Mission
The mission of Seaway Trail, Inc. is to increase tourism revenues and to enhance the economic well-being and quality of life in the Seaway Trail corridor by managing and marketing it as a leading scenic byway.

Example: Lakes to Locks Passage All-American Road (New York)

Vision Statement
Through the partnership of public, private and nonprofit organizations, the scenic, historic, natural, cultural, recreational, and working landscape resources of Lakes to Locks Passage are managed in balance with economic development and tourism promotion. Implementation of the Byway Corridor Management Plan has shown the world that the region possesses the character of multiple regions that are unified by a shared heritage, and provides a quality of life for its residents, and an experience for its visitors, that is surpassed by none.

Mission
The mission of Lakes to Locks Passage, Inc. is to further the appreciation, recognition, stewardship and revitalization of the natural, cultural, recreational and historic assets of the communities along the interconnected waterway of the upper Hudson River/Champlain Canal, Lake George, Lake Champlain, Chambly Canal and Richelieu River.

Example: Mohawk Towpath (New York)

Vision
The Mohawk Towpath Scenic Byway seeks to increase awareness, enjoyment and linkage of the wide variety of scenic, recreational and historic resources along the Mohawk River and Erie Barge Canal corridor from Waterford to Schenectady. The Byway is a regional partnership of communities that will balance the promotion of local interests with the protection of heritage resources.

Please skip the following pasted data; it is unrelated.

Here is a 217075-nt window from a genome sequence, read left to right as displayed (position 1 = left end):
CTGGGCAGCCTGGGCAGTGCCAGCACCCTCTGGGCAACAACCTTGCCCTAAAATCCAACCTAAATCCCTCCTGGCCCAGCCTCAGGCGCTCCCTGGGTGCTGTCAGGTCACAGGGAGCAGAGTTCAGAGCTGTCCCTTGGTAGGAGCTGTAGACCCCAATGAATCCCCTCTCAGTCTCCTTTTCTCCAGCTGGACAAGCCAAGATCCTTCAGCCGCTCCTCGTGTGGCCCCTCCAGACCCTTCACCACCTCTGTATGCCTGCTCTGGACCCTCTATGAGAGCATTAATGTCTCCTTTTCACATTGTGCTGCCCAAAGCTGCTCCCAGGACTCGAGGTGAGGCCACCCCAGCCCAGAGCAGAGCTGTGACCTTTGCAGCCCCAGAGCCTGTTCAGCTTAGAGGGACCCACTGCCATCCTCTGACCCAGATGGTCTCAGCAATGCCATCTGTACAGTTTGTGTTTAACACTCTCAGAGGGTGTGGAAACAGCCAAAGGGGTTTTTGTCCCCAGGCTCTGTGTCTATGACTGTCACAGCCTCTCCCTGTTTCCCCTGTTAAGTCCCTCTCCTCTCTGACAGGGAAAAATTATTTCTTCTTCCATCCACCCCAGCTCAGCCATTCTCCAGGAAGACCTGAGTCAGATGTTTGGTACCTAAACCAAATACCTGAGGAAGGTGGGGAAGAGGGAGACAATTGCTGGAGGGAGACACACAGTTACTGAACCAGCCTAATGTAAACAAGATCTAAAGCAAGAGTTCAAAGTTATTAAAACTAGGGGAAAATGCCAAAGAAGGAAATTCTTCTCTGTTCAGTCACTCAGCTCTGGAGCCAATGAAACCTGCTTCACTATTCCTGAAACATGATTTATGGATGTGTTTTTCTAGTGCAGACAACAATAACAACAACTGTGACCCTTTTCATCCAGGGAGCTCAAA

Example: Wisconsin Great River Road (Wisconsin)

Wisconsin GRR Visioning and Strategic Planning Exercise following the America’s Byways Resource Center Power Workshop
August – September, 2004
Prepared 10-09-07
These notes are consolidated from the meeting notes, flipchart notes and strategic plan to show the progression in thinking as this group moved from using a mission in lieu of a vision to their first vision; this was followed by a final vision that described the unique qualities of the GRR in the Mississippi River Valley.

Mission Versus Vision – Definitions

Mission = A broad general statement of purpose—the purpose of an organization or a business. It specifies the organization’s reason for existence and establishes the scope of the organization’s activities. Missions can usually be stated in a sentence or two and can often be stated as a slogan.